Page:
Saturday, 11 May 2013

Forest Cover in India: An Analysis


Forest Cover is defined as “All lands more than one hectare in area, with a tree canopy density of more than 10 % irrespective of ownership and legal status. Such lands may not necessarily be a recorded forest area. It also includes orchards bamboo and palm.”
Data Source: http://www.data.gov.in      |    Graphics: http://www.indianbotanists.com
From the above graphics it is seen that there is an increase of 0.03% of forest cover in 2011 as compared to year 2009. Compared to 2001, forest cover in the country in a decade has increased by 0.5%. Can this growth be ascribed towards the reduction of deforestation or increase in growth of afforestation? While another argument is that improvement in scientific equipment probably the sattelite, to measure the forest cover has resulted in enhanced data. There has been dispute in past too with regard to data and definition of forest cover. In 2010 forest scientists, Jean-Philippe Puyravaud and  Priya Davida from School of Life Sciences, Pondicherry University, Pondicherry, India along with Australian forest scientist William F. Laurance from School of Marine and Tropical Biology, James Cook University, Cairns, Queensland published their research paper in volume 3 of  'Conservation Letters' thereby contradicting the data published by Govt. agency Forest Survey of India (FSI). They highlighted a paucity of data on native forest cover in India and underlined it as a serious problem that requires urgent attention. It was recommended by them to use sufficiently high-resolution imagery and adequate safeguards, to avoid misleading picture of the fate of the world's native forests. The last assessment of forest cover published in the State of Forest Report 2011 was carried out by interpretation of satellite data of the remote sensing technology using IRS Resourcesat -1 P6 LISS -III sensor data. The pixel size of 23.5mX23.5m of the satellite data through LISS-III and available topographical map scale of 1:50,000 is considered as optimum for forest cover mapping.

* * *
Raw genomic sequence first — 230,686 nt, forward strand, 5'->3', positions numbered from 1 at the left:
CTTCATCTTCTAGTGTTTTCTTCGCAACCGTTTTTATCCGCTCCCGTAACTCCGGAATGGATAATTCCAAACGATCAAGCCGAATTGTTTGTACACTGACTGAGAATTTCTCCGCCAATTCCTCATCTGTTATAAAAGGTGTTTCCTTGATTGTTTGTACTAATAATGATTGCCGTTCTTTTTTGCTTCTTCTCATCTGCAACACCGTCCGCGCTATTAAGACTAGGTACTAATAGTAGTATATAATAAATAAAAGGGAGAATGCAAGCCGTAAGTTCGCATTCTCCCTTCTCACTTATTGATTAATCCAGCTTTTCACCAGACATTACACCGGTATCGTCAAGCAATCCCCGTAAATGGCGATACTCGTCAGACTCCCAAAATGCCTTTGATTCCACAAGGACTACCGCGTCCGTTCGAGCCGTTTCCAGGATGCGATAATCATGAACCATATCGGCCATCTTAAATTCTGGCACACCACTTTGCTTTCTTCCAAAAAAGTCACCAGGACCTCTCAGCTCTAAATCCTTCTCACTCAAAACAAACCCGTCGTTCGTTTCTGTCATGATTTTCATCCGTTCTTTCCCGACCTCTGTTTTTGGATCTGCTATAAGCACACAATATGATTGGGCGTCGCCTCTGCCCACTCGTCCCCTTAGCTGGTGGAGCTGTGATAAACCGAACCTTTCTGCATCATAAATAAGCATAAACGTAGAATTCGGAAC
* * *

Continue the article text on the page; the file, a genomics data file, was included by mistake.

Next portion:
FSI, Based on the tree canopy density forest cover can be classified into following four categories:  1. Very Dense Forests - All lands with tree canopy density of 70% and above. 2. Moderately Dense Forests - All lands with tree canopy density between 40% and 70% 3. Open Dense Forests - All lands with tree canopy density between 10% -40%  4. Scrubs - Degraded Forest lands with canopy density less than 10% is termed as scrubs.
Data Source: http://www.data.gov.in      |    Graphics: http://www.indianbotanists.com
There is a decrease of 39 Square Kilometre in the dense cover forest from 2009 to 2011. To address this issue i.e., to increase the forest cover of dense forest data at state level will be significant. Policy to mitigate the same requires urgent attention. The National Forest Commission recommended in March 2006 that each State should have its own Forest Policy for sustainable management of the forest and wildlife resources of the State. The policy was to address issues pertaining to conserving the remaining natural forests, increasing sustainability of forest/tree cover through massive afforestation and social forestry programmes and creation of people’s movements for the objectives etc. Still few states have not finalised their working plans to policy.

Shortly we may publish the analysis of forest cover of different states of India which will help us to understand the shift in forest cover types more precisely. Forest play important role in environment and economy. Any shift in forest cover and its subsequent impact will help in adaptation planning of the communities dependent on the forest ecosystems. It is important to note that around 2,00,000 villages in India are classified as forest villages and needless to emphasise that there is a large dependence of communities on forest resources.

No comments:

Post a comment

Your Comments.